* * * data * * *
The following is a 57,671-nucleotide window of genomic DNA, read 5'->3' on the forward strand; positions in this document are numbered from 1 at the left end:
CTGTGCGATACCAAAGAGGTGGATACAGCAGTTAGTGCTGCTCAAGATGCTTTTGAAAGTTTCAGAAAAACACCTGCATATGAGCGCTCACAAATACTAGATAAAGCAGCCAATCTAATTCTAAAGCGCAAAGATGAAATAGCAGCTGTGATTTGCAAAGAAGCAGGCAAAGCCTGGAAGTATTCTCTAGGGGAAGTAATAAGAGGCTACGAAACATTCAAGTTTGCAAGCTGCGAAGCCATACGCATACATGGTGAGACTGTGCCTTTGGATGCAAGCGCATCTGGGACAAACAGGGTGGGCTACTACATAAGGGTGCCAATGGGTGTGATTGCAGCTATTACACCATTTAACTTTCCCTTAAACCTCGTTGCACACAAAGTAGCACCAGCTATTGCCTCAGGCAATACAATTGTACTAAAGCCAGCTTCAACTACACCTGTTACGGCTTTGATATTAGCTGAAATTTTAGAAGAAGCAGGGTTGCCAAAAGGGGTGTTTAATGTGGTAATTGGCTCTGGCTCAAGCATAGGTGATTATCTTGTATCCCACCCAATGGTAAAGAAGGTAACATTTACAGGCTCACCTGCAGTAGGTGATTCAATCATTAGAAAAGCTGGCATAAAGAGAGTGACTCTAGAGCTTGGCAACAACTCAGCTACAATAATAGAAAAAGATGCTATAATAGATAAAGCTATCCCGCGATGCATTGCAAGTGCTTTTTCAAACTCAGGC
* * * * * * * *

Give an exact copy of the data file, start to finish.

The following is a 57,671-nucleotide window of genomic DNA, read 5'->3' on the forward strand; positions in this document are numbered from 1 at the left end:
CTGTGCGATACCAAAGAGGTGGATACAGCAGTTAGTGCTGCTCAAGATGCTTTTGAAAGTTTCAGAAAAACACCTGCATATGAGCGCTCACAAATACTAGATAAAGCAGCCAATCTAATTCTAAAGCGCAAAGATGAAATAGCAGCTGTGATTTGCAAAGAAGCAGGCAAAGCCTGGAAGTATTCTCTAGGGGAAGTAATAAGAGGCTACGAAACATTCAAGTTTGCAAGCTGCGAAGCCATACGCATACATGGTGAGACTGTGCCTTTGGATGCAAGCGCATCTGGGACAAACAGGGTGGGCTACTACATAAGGGTGCCAATGGGTGTGATTGCAGCTATTACACCATTTAACTTTCCCTTAAACCTCGTTGCACACAAAGTAGCACCAGCTATTGCCTCAGGCAATACAATTGTACTAAAGCCAGCTTCAACTACACCTGTTACGGCTTTGATATTAGCTGAAATTTTAGAAGAAGCAGGGTTGCCAAAAGGGGTGTTTAATGTGGTAATTGGCTCTGGCTCAAGCATAGGTGATTATCTTGTATCCCACCCAATGGTAAAGAAGGTAACATTTACAGGCTCACCTGCAGTAGGTGATTCAATCATTAGAAAAGCTGGCATAAAGAGAGTGACTCTAGAGCTTGGCAACAACTCAGCTACAATAATAGAAAAAGATGCTATAATAGATAAAGCTATCCCGCGATGCATTGCAAGTGCTTTTTCAAACTCAGGC